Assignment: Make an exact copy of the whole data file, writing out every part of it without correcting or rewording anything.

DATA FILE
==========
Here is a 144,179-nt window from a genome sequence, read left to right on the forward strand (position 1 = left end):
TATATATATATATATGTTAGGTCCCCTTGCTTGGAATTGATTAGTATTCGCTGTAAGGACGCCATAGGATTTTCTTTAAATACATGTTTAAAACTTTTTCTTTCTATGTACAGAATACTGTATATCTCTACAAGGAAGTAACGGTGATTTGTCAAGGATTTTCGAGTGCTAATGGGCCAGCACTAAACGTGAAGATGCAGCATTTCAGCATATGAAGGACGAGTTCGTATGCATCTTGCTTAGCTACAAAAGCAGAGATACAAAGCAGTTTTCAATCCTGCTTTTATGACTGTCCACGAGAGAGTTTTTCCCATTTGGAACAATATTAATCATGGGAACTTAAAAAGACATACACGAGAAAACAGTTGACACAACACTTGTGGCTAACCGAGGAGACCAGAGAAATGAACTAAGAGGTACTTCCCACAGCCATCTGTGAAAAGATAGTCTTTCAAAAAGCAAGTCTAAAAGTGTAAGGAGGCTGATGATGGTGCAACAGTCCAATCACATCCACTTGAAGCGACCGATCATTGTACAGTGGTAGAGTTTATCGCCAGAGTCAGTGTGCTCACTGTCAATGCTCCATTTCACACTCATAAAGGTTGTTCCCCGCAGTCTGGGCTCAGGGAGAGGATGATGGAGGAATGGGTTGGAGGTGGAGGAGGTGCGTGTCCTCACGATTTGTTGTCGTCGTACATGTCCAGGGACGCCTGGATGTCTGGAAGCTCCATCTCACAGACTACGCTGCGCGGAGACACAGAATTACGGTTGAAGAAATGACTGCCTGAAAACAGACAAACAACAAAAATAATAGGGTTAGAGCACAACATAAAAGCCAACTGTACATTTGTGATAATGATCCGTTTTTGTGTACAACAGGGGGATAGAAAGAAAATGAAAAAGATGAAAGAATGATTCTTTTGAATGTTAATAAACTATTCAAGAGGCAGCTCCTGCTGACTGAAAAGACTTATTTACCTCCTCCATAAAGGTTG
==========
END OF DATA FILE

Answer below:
Here is a 144,179-nt window from a genome sequence, read left to right on the forward strand (position 1 = left end):
TATATATATATATATGTTAGGTCCCCTTGCTTGGAATTGATTAGTATTCGCTGTAAGGACGCCATAGGATTTTCTTTAAATACATGTTTAAAACTTTTTCTTTCTATGTACAGAATACTGTATATCTCTACAAGGAAGTAACGGTGATTTGTCAAGGATTTTCGAGTGCTAATGGGCCAGCACTAAACGTGAAGATGCAGCATTTCAGCATATGAAGGACGAGTTCGTATGCATCTTGCTTAGCTACAAAAGCAGAGATACAAAGCAGTTTTCAATCCTGCTTTTATGACTGTCCACGAGAGAGTTTTTCCCATTTGGAACAATATTAATCATGGGAACTTAAAAAGACATACACGAGAAAACAGTTGACACAACACTTGTGGCTAACCGAGGAGACCAGAGAAATGAACTAAGAGGTACTTCCCACAGCCATCTGTGAAAAGATAGTCTTTCAAAAAGCAAGTCTAAAAGTGTAAGGAGGCTGATGATGGTGCAACAGTCCAATCACATCCACTTGAAGCGACCGATCATTGTACAGTGGTAGAGTTTATCGCCAGAGTCAGTGTGCTCACTGTCAATGCTCCATTTCACACTCATAAAGGTTGTTCCCCGCAGTCTGGGCTCAGGGAGAGGATGATGGAGGAATGGGTTGGAGGTGGAGGAGGTGCGTGTCCTCACGATTTGTTGTCGTCGTACATGTCCAGGGACGCCTGGATGTCTGGAAGCTCCATCTCACAGACTACGCTGCGCGGAGACACAGAATTACGGTTGAAGAAATGACTGCCTGAAAACAGACAAACAACAAAAATAATAGGGTTAGAGCACAACATAAAAGCCAACTGTACATTTGTGATAATGATCCGTTTTTGTGTACAACAGGGGGATAGAAAGAAAATGAAAAAGATGAAAGAATGATTCTTTTGAATGTTAATAAACTATTCAAGAGGCAGCTCCTGCTGACTGAAAAGACTTATTTACCTCCTCCATAAAGGTTG